[4] Bjarke Smith-Meyer and Silvia Sciorilli Borrelli, “Commission Calls for Disciplinary Action against Italy over Budget Plans,” POLITICO, November 24, 2018,

[5] Smith-Meyer and Borrelli, “Commission Calls for Disciplinary Action against Italy over Budget Plans.”

[6] Smith-Meyer and Borrelli, “Commission Calls for Disciplinary Action against Italy over Budget Plans.”

[7] Smith-Meyer and Borrelli, “Commission Calls for Disciplinary Action against Italy over Budget Plans.”

[8] Smith-Meyer and Borrelli, “Commission Calls for Disciplinary Action against Italy over Budget Plans.”

[9] Jan Strupczewski, “EU Moves to Discipline Italy over Budget, Rome Remains Defiant,” Reuters, November 21, 2018,

[10] Eric Sylvers, “Italy’s Big Budget, Designed to Help Business, Is Hurting It,” The Wall Street Journal, November 21, 2018,

[11] Strupczewski, “EU Moves to Discipline Italy over Budget, Rome Remains Defiant.”

[12] Giovanni Legorano and Paul Hannon, “Italy Tries to End Budget Fight With EU as Economy Teeters on Recession,” The Wall Street Journal, December 05, 2018,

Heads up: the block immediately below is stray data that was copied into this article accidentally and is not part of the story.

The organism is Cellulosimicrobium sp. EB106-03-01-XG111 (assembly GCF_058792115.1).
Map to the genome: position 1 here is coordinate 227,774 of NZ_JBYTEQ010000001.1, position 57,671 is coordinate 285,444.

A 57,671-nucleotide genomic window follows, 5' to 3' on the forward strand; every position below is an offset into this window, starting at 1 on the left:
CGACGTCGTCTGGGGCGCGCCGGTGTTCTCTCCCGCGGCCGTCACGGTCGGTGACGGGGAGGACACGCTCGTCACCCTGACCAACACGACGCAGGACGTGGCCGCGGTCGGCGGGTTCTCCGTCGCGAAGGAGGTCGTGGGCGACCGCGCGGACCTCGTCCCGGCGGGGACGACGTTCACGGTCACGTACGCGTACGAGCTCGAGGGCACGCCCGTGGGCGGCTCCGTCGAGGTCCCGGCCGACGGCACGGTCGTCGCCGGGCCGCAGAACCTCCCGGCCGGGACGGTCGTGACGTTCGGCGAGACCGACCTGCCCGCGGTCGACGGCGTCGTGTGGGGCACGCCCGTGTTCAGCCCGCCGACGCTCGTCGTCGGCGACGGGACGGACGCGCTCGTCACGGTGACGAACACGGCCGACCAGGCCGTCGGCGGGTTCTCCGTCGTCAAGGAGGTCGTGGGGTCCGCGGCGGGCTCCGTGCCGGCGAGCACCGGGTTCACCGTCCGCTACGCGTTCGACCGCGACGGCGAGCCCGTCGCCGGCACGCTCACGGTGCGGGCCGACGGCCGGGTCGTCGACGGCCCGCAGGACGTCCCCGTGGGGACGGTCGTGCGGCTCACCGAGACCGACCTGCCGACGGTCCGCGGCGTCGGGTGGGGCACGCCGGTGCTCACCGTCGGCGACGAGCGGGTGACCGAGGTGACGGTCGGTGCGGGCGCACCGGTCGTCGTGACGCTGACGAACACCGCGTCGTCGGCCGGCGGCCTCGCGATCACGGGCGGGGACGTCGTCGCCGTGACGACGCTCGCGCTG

[13] Strupczewski, “EU Moves to Discipline Italy over Budget, Rome Remains Defiant.”

[14] Strupczewski, “EU Moves to Discipline Italy over Budget, Rome Remains Defiant.”

[15] Sean O’Grady, “Italy Is Pushing Europe to the Brink of Another Economic Crisis,” The Independent, October 03, 2018,

[16] O’Grady, “Italy Is Pushing Europe to the Brink of Another Economic Crisis.”

[17] Jason Horowitz and Steven Erlanger, “E.U. Rejects Italy’s Budget, and Populists Dig In,” The New York Times, October 23, 2018,

[18] Horowitz and Erlanger, “E.U. Rejects Italy’s Budget, and Populists Dig In.”

[19] Legorano and Hannon, “Italy Tries to End Budget Fight With EU as Economy Teeters on Recession.”

[20] Joseph Hayes, “PMI Suggests Italy to Enter Technical Recession in Fourth Quarter,” IHS Markit, December 07, 2018, MarkitPMIsAndEconomicData.

[21] Hayes, “PMI Suggests Italy to Enter Technical Recession in Fourth Quarter.”

[22] Legorano and Hannon, “Italy Tries to End Budget Fight With EU as Economy Teeters on Recession.”